"What Ukrainians can learn in their experience of World Youth Day is that there's a big world and the injustice is that they are suffering. Do not exhaust human experience. There's a lot of love in the world. There's a lot of solidarity, and there are many beautiful cultures and countries, and they're being embraced and loved. And I think it's a very healing thing for them," archbishop stressed.
What was a key word for Ukrainian youth at this WYD is "encouragement," he said.
"It's very easy when you're surrounded by violence, when twice in the night you have to get up and go to the basement into a bomb shelter because of air raid sirens … to get dejected and say, why me? … God, where are you? Have you forsaken me?" -- and the solution for their fears, the archbishop said, is "to hear that God loves us."
"Nothing is free in life, everything has to be paid for. Only one thing is free: the love of Jesus!" Pope Francis said at the final Mass of WYD on Aug. 6.
He asked youth in Lisbon to be teachers of hope to others.
"This old man now speaking to you -- for I am an old man! -- also dreams that yours will become a generation of teachers! Teachers of humanity. Teachers of compassion. … Teachers of hope," he said at the Catholic University of Lisbon on Aug. 3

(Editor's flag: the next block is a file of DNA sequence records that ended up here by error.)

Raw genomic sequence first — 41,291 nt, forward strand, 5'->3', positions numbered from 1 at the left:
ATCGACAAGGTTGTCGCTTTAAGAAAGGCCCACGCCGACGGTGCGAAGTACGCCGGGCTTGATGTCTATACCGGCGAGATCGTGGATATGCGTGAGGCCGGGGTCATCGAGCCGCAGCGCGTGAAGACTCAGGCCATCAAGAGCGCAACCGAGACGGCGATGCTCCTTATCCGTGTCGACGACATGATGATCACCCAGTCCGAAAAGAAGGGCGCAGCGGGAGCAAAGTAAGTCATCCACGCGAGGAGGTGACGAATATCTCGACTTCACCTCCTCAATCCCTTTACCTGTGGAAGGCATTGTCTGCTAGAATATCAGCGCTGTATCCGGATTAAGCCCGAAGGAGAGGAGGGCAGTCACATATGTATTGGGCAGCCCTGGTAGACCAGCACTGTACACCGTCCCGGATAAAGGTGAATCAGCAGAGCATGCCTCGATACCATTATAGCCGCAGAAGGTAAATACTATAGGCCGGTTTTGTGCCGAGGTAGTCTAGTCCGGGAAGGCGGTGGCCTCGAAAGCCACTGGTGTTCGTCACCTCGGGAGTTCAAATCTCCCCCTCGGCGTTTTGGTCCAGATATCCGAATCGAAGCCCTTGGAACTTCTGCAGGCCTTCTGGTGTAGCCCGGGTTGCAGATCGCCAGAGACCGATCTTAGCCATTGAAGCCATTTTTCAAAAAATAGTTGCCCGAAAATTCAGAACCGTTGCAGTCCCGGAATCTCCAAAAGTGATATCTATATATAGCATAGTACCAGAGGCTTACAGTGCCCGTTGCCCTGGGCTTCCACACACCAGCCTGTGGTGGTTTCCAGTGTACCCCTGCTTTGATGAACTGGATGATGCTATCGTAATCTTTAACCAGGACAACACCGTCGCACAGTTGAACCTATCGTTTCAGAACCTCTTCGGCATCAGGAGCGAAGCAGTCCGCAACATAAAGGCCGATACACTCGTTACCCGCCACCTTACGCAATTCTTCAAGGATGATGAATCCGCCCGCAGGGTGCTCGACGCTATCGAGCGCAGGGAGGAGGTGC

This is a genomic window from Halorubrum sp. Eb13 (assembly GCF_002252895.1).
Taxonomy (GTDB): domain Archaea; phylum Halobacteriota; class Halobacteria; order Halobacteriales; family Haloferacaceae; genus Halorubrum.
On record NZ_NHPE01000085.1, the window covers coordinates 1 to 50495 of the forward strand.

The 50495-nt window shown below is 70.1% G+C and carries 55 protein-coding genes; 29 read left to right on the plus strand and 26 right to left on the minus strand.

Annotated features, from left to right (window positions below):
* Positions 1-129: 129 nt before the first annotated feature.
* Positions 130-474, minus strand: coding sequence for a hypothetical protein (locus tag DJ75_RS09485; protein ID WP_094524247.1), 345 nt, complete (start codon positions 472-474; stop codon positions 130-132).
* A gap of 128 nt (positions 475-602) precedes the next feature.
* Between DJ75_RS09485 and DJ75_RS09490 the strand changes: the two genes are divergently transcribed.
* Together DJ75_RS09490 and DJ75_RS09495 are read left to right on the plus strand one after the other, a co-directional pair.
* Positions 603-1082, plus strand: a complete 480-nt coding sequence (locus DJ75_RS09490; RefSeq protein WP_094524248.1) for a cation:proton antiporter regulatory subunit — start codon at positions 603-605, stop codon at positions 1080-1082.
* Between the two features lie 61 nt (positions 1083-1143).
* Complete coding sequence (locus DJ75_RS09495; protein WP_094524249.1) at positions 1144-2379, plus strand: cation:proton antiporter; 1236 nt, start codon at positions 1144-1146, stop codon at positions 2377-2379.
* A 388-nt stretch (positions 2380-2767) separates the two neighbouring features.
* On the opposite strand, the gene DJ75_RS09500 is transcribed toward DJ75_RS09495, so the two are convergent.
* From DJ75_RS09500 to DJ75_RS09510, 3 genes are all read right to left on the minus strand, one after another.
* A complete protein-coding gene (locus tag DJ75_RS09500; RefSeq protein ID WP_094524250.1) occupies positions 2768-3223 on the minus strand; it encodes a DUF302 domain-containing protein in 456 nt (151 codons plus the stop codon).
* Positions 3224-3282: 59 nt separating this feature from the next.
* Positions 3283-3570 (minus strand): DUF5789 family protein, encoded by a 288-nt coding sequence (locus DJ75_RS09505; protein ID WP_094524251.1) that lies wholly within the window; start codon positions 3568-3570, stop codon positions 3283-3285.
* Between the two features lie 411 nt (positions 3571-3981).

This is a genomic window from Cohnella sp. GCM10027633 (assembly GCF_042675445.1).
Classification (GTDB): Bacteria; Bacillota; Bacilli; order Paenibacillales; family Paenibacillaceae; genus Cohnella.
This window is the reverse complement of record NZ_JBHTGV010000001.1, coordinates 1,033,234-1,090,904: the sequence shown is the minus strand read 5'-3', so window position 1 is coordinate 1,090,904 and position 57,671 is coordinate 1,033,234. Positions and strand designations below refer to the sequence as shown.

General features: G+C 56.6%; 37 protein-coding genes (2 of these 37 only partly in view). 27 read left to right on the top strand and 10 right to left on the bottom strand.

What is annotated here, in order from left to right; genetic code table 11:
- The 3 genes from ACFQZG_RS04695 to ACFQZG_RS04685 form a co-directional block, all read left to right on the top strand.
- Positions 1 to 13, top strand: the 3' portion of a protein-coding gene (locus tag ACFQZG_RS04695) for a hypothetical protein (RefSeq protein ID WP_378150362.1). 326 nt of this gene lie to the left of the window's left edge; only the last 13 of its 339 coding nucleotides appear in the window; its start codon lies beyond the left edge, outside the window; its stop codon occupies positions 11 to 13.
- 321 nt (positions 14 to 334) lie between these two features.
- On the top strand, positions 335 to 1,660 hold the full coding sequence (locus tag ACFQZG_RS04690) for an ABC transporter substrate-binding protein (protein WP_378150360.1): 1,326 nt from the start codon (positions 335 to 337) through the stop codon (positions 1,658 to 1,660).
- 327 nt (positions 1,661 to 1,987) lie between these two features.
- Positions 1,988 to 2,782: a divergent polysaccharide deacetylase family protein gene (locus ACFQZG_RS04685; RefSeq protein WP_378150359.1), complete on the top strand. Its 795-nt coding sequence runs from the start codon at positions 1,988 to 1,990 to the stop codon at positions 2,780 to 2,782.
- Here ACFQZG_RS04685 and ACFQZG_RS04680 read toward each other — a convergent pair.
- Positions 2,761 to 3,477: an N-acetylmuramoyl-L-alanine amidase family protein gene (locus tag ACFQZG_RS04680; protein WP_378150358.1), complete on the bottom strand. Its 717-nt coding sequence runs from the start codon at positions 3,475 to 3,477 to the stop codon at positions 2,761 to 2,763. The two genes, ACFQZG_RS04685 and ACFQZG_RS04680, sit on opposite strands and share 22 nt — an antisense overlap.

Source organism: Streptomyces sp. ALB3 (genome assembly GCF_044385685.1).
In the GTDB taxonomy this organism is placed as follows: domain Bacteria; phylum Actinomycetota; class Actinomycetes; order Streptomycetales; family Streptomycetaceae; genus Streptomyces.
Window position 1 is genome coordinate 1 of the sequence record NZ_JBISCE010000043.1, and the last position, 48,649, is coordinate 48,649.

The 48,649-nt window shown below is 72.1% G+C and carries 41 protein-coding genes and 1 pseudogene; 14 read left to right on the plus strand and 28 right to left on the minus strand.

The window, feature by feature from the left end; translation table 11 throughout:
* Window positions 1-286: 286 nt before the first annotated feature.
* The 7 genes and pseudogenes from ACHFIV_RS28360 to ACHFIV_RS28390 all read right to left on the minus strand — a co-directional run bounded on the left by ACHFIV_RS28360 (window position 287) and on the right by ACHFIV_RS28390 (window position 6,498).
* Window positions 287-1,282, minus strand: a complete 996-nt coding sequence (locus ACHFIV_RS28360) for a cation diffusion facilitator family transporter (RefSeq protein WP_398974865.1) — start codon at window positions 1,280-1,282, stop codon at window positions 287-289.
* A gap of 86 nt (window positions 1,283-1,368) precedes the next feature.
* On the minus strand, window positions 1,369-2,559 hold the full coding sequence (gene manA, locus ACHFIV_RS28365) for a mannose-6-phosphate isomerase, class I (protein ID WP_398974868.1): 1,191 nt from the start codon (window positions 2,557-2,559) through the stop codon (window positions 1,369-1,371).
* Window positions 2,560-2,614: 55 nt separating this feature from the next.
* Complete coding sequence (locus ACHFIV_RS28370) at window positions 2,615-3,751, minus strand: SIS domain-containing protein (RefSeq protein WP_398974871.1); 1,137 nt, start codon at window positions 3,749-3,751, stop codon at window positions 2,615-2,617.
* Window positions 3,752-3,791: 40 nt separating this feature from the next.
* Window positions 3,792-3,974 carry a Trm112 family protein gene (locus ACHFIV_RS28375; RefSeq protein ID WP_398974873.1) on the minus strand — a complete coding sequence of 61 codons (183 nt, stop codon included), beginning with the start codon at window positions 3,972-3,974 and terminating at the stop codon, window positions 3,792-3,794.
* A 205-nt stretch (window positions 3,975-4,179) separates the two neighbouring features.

Maria Shubina said that after the war is over, with the strength carried on after WYD, she wants to come back to Ukraine, where she misses her friends a lot.
"I moved to Portugal not because I planned it, not because I wanted it … we just moved because we had no choice," she said.
Pope Francis' final words directed to her and the rest of the endless crowd at Park Tejo was that "with this free gift that we have -- the love of Jesus -- and with the desire to carry on the journey, let us walk in hope, let us be mindful of our roots, and move forward, without fear."
"Do not fear, do not be afraid, take courage, do not be afraid!" he said.
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Paulina Guzik is international editor for OSV News. Follow her on Twitter @Guzik_Paulina. Catholic News Service Rome contributed to this report.